“No one ever told me that grief felt so like fear.” ~ C.S. Lewis
We stood around the gravesite, newly dug and also newly covered in piles of brilliant, white snow.
This place seemed to have become a second home to us. The lone tree on the left with an old set of wind chimes endlessly tap-tap-tapping in the breeze, the cemetery stretching out on all sides—filthy with goose droppings but somehow empty of geese. And of course, the large stone monuments—like ours and unlike ours (only ours bore our son’s name, our children’s brother).
That day we had brought long-stemmed roses for him. We always brought something. And I always felt a mixture of hope, that other people might recognize that this person in the ground was still cared for when they saw our flowers there, and despair because the flowers would just die and blow away. They change nothing.
We huddled together to the left of the stone because that’s where he is actually buried, the farthest to the side of the four plots we had purchased, and my youngest daughter tossed the first rose down. Remarkably, to us anyway, it landed in the snow just so and stood straight up. It was a beautiful rose, fat and red, and it quivered there like an arrow that had effortlessly found its mark.
Back then, everything was a sign.
The lights flickered? It’s a sign.
A song came on the radio? It’s a sign.
A license plate had the number 25 wedged into a bunch of other numbers? Definitely a sign.
And the signs always meant the same thing: he was there. He was still there. And so it was with the rose. We laughed nervously, as we often did in those strange times, and looked around as if he might come marching toward us through the snow.
Of course, he didn’t.
My husband, never one to favor awkward silences, took exaggerated aim with his own rose as if it were a javelin, and he was an Olympian. He managed to land it next to the first—also perfectly upright. Suddenly the air was filled with roses, flying from our gloved hands all at once. Two dozen flowers were raining down upon the grave in an operatic flurry, all landing perfectly upright in the deep, white snow.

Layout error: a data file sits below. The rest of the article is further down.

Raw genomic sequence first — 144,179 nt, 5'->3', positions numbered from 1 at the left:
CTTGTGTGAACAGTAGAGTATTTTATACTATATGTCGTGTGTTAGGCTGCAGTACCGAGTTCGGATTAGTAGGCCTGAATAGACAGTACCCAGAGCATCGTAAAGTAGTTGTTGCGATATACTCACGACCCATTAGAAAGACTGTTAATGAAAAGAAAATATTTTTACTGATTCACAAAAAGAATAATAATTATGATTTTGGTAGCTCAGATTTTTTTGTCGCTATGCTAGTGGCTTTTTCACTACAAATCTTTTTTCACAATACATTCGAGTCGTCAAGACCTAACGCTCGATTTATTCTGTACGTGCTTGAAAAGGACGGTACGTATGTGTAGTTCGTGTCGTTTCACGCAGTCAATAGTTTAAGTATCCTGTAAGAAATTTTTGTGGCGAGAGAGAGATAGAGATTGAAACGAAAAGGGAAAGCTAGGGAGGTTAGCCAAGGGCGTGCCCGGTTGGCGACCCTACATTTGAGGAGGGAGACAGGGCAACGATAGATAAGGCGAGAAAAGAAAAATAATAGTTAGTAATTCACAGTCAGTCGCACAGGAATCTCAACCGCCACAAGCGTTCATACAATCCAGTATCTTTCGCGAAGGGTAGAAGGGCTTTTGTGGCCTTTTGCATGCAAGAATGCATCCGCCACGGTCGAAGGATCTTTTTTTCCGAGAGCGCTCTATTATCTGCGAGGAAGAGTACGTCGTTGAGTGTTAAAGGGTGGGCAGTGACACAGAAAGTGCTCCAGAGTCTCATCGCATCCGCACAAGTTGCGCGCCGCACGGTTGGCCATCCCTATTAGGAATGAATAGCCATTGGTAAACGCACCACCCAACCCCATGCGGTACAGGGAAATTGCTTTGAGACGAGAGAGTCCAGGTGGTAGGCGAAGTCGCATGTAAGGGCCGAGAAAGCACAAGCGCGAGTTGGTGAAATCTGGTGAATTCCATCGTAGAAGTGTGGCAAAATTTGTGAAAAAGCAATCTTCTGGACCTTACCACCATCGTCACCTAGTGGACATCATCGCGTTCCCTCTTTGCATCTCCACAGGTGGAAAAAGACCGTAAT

We gazed in wonder at the winter garden we had planted, a bed of crimson on the stark field, and then (who knows why) we dissolved into laughter. Real laughter. The children fell into the snow and rolled around, howling, shrieking, releasing shards of all the pain they carried inside, and it was like I could see those pain fragments fly up into the flat, grey sky, and finally evaporate. Obviously, there was still plenty of pain left behind, but that even a tiny piece could be released felt like somewhat of a miracle.
This is the season of grief. He died on December 11, so each fall, when the air darkens, and the leaves drop, we begin the inevitable countdown to that terrible anniversary. It begins slowly, possibly in a dream, a sense of doom, not yet attached to conscious thought, and then at some point, we all realize—oh.
And here we are again; it’s been 16 years now.
Before he died, I didn’t truly know what grief was, though I had grieved. I didn’t understand that to be human means to lose the things we love, over and over again—places, people, experiences. And that each time we lose these things—because they were so loved—we grieve.
In other words, we can’t have love without loss. This is a good thing to learn because then we can love harder; we can love better knowing the pain is coming anyway. And before it does, we need to suck out every drop of goodness from the things we cherish while we can.
When these terrible things happen, sometimes our job is just to survive. We are called to carry on and keep moving step-by-step through that bleak terrain, like an endless graveyard of the soul.
Because if we keep going, we realize it isn’t endless after all. And that one day, somehow, a new thing to love (that we will also lose) will materialize before us, and things will seem to make sense once again.
Until then, all we can do is keep throwing roses in the snow.